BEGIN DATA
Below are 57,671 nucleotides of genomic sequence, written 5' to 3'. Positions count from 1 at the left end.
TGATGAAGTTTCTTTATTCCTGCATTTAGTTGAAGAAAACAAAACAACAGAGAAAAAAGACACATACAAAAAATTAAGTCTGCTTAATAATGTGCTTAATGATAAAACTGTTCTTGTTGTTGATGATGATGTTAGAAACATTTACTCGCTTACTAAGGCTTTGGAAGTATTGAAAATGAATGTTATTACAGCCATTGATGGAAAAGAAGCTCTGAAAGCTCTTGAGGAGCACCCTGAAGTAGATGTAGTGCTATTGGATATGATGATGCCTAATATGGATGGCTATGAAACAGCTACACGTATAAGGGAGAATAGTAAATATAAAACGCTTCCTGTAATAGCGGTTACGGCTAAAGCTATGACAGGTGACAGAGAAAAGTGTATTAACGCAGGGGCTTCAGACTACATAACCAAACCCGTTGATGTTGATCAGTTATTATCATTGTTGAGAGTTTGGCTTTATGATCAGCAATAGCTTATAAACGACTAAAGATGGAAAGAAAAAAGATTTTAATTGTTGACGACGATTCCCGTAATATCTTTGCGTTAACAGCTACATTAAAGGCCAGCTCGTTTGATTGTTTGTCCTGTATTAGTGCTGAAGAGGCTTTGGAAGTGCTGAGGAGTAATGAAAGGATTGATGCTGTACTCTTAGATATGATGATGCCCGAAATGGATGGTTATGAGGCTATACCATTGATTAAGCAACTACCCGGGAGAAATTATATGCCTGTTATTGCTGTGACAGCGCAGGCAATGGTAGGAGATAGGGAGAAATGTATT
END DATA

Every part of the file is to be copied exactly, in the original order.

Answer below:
Below are 57,671 nucleotides of genomic sequence, written 5' to 3'. Positions count from 1 at the left end.
TGATGAAGTTTCTTTATTCCTGCATTTAGTTGAAGAAAACAAAACAACAGAGAAAAAAGACACATACAAAAAATTAAGTCTGCTTAATAATGTGCTTAATGATAAAACTGTTCTTGTTGTTGATGATGATGTTAGAAACATTTACTCGCTTACTAAGGCTTTGGAAGTATTGAAAATGAATGTTATTACAGCCATTGATGGAAAAGAAGCTCTGAAAGCTCTTGAGGAGCACCCTGAAGTAGATGTAGTGCTATTGGATATGATGATGCCTAATATGGATGGCTATGAAACAGCTACACGTATAAGGGAGAATAGTAAATATAAAACGCTTCCTGTAATAGCGGTTACGGCTAAAGCTATGACAGGTGACAGAGAAAAGTGTATTAACGCAGGGGCTTCAGACTACATAACCAAACCCGTTGATGTTGATCAGTTATTATCATTGTTGAGAGTTTGGCTTTATGATCAGCAATAGCTTATAAACGACTAAAGATGGAAAGAAAAAAGATTTTAATTGTTGACGACGATTCCCGTAATATCTTTGCGTTAACAGCTACATTAAAGGCCAGCTCGTTTGATTGTTTGTCCTGTATTAGTGCTGAAGAGGCTTTGGAAGTGCTGAGGAGTAATGAAAGGATTGATGCTGTACTCTTAGATATGATGATGCCCGAAATGGATGGTTATGAGGCTATACCATTGATTAAGCAACTACCCGGGAGAAATTATATGCCTGTTATTGCTGTGACAGCGCAGGCAATGGTAGGAGATAGGGAGAAATGTATT